Santa Fe Archdiocese: Woman’s Attempted Ordination Invalid

Anne Tropeano was the recipient of an attempted priestly ordination held Oct. 16 at the Cathedral Church of St. John, an Episcopalian cathedral in Albuquerque.

The Cathedral Church of St. John in Albuquerque, N.M., seat of the Episcopal Diocese of the Rio Grande, which hosted the attempted ordination of Anne Tropeano Oct. 16, 2021.
The Cathedral Church of St. John in Albuquerque, N.M., seat of the Episcopal Diocese of the Rio Grande, which hosted the attempted ordination of Anne Tropeano Oct. 16, 2021. (photo: teofilo via Flickr / (CC BY 2.0))

SANTA FE, N.M. — The supposed ordination of women is invalid, the vicar general of the Archdiocese of Santa Fe reiterated Monday, shortly after a woman claimed to have been ordained a priest in Albuquerque.

“As Pope Saint Paul VI explained, because Jesus freely chose only men for apostles, ‘…in fidelity to the example of the Lord, [the Church] does not consider herself authorized to admit women to priestly ordination.’ Thus, the Roman Catholic Church does not see attempted ordination of women as valid and, indeed, is [sic] an excommunicable action,” Father Glennon Jones said Oct. 18.

Anne Tropeano was the recipient of an attempted priestly ordination held Oct. 16 at the Cathedral Church of St. John, an Episcopalian cathedral in Albuquerque. She simulated Mass the following day at St. Paul Lutheran Church, an ELCA community in Albuquerque.

The Congregation for the Doctrine of the Faith decreed in 2007 that whoever “shall have attempted to confer holy orders on a woman as well as the woman who may have attempted to receive holy orders, incurs a latae sententiae excommunication.” That decree was reflected in a 2010 modification made to the norms regarding more grave delicts, which added the attempted ordination of a woman to the delicts reserved to the Congregation for the Doctrine of the Faith.

The existing Code of Canon Law makes clear that ordination is validly received only by “a baptized male,” and a revision that will enter into force in December codifies the 2007 decree of the Congregation for the Doctrine of the Faith.

In its 1976 declaration Inter insigniores, the Congregation for the Doctrine of the Faith said it is necessary to recall that the Church “does not consider herself authorized to admit women to priestly ordination.”

St. John Paul II’s 1994 apostolic letter Ordinatio Sacerdotalis taught definitively that only men may be ordained priests.

Prior to the promulgation of Inter insigniores and Ordinatio Sacerdotalis, that holy orders can be validly received by a baptized male only was held to be a theologically certain teaching.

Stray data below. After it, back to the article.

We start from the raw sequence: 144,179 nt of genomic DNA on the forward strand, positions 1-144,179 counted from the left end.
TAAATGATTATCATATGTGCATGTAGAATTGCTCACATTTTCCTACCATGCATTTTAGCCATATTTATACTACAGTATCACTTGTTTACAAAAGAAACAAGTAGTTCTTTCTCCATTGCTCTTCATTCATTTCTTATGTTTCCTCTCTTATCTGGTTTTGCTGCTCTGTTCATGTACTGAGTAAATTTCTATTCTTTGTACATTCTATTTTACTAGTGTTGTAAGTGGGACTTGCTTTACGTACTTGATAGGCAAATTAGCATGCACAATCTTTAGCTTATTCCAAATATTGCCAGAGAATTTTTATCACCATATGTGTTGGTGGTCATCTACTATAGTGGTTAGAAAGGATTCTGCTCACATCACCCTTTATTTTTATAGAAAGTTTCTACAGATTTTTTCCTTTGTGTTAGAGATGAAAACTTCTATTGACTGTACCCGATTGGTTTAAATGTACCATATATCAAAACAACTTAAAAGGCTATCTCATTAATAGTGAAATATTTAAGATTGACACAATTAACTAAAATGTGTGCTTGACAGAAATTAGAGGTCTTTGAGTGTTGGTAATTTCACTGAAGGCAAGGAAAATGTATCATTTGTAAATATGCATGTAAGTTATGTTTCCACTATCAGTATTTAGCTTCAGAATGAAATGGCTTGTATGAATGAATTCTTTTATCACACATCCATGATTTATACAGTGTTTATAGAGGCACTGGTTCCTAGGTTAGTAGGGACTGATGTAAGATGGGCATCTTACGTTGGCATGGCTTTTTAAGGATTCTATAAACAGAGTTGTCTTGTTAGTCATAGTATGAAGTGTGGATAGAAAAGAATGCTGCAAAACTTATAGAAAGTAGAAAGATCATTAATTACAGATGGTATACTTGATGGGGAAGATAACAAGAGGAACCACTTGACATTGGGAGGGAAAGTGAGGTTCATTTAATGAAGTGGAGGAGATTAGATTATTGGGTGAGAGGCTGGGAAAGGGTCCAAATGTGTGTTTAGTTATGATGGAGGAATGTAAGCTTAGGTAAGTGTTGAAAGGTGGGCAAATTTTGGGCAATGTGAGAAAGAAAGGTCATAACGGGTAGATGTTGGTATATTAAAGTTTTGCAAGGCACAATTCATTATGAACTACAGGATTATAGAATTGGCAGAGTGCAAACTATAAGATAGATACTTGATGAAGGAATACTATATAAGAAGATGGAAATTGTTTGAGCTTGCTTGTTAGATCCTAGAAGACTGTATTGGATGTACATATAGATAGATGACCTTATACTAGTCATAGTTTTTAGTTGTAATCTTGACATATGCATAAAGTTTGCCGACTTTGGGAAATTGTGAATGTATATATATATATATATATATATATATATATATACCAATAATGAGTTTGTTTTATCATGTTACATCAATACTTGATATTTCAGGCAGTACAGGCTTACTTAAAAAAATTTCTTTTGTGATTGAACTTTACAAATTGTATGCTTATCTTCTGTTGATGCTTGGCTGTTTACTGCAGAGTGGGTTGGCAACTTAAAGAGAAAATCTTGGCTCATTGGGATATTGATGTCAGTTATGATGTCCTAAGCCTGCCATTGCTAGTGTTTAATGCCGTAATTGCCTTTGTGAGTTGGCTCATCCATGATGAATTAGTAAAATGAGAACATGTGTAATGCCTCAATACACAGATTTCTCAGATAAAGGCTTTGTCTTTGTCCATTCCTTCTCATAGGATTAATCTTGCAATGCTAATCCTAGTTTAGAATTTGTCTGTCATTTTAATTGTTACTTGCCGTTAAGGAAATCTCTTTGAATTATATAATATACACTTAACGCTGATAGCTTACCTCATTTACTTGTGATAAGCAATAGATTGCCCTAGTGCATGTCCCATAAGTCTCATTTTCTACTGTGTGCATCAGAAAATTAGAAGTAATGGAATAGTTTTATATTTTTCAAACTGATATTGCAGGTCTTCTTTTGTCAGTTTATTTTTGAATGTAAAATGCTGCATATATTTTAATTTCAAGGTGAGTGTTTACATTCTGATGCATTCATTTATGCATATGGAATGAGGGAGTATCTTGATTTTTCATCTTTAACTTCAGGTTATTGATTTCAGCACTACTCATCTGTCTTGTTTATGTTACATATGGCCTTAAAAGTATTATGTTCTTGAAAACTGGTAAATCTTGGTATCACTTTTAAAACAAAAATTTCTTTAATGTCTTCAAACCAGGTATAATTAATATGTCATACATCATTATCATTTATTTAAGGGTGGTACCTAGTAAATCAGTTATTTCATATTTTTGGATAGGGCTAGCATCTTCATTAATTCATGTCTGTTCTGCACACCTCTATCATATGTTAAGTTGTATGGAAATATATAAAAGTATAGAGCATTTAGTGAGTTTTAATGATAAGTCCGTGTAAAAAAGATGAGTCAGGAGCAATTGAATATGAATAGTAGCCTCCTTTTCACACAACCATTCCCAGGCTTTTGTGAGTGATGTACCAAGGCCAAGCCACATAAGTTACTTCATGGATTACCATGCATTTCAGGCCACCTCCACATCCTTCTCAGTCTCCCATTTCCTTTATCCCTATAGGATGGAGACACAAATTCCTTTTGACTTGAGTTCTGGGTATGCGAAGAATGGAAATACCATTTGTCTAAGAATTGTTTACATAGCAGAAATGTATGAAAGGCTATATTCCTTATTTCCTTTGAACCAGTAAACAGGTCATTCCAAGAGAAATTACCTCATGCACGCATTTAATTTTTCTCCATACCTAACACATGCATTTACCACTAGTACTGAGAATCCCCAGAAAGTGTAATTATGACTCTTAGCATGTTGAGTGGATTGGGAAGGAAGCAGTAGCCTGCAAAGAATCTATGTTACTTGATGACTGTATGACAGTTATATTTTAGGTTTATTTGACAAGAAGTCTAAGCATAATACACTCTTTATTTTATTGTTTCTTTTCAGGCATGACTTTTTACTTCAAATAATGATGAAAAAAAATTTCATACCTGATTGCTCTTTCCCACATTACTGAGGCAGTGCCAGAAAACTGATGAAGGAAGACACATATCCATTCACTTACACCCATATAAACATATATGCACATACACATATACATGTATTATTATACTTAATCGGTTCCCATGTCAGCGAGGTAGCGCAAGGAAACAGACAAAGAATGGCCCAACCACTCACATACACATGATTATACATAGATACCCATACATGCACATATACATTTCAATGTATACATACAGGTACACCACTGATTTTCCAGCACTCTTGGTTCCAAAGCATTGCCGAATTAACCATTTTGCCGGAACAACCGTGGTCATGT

But subsequently, the Congregation for the Doctrine of the Faith responded to a dubium regarding whether the apostolic letter's teaching, that the Church has no authority whatsoever to confer priestly ordination on women, is to be understood as belonging to the deposit of faith.

In a 1995 response, the Congregation for the Doctrine of the Faith answered in the affirmative, writing that “this teaching requires definitive assent, since, founded on the written word of God, and from the beginning constantly preserved and applied in the Tradition of the Church, it has been set forth infallibly by the ordinary and universal Magisterium. Thus, in the present circumstances, the Roman Pontiff … has handed on this same teaching by a formal declaration, explicitly stating what is to be held always, everywhere, and by all, as belonging to the deposit of faith.”

And in a 1998 doctrinal commentary related to Ad tuendam fidem, Joseph Cardinal Ratzinger, then the prefect of the Congregation for the Doctrine of the Faith, wrote that the doctrine that priestly ordination is reserved only to men is to be held definitively, it having “been set forth infallibly by the ordinary and universal Magisterium.”

Last year, the Congregation for the Doctrine of the Faith required submission to the proposition that only a baptized male can be ordained validly as the condition for the return to ministry of a priest whom it had barred in 2012.

The Irish Times reported in September 2020 that the congregation had written to the Redemptorists that Father Tony Flannery “should not return to public ministry prior to submitting a signed statement regarding his positions on homosexuality, civil unions between persons of the same sex, and the admission of women to the priesthood.”

According to the Association of Catholic Priests, the Congregation for the Doctrine of the Faith asked that Father Flannery, to return to ministry, sign a proposition that “according to the Tradition and the doctrine of the Church incorporated in the Canon Law (c. 1024), a baptized male alone receives sacred ordination validly.”

This proposition regarding the reservation of priesthood to men was supported by excerpts from Ordinatio Sacerdotalis and from Pope Francis' 2020 apostolic exhortation La querida Amazonia.

‘Tearing Us Apart’ book cover, with authors Alexandra DeSanctis and Ryan T. Anderson

Tearing Us Apart: How Abortion Harms Everything and Solves Nothing (July 2)

Roe v. Wade has been struck down. Abortion on demand is no longer the de facto law of the land across the United States. The question of the legality of abortion has returned to each state and the democratic process. The work to protect the unborn and create a better environment for women and families doesn’t end now. Instead it must continue with even greater vigor. Our guests Ryan Anderson, head of the Ethics and Public Policy Center, and Alexandra DeSanctis, a National Review journalist, know that reality well. Their newly released book, Tearing Us Apart: How Abortion Harms Everything and Solves Nothing, makes the case that abortion hurts more than simply an unborn child. Abortion harms society far more than it helps it. They join us today on Register Radio.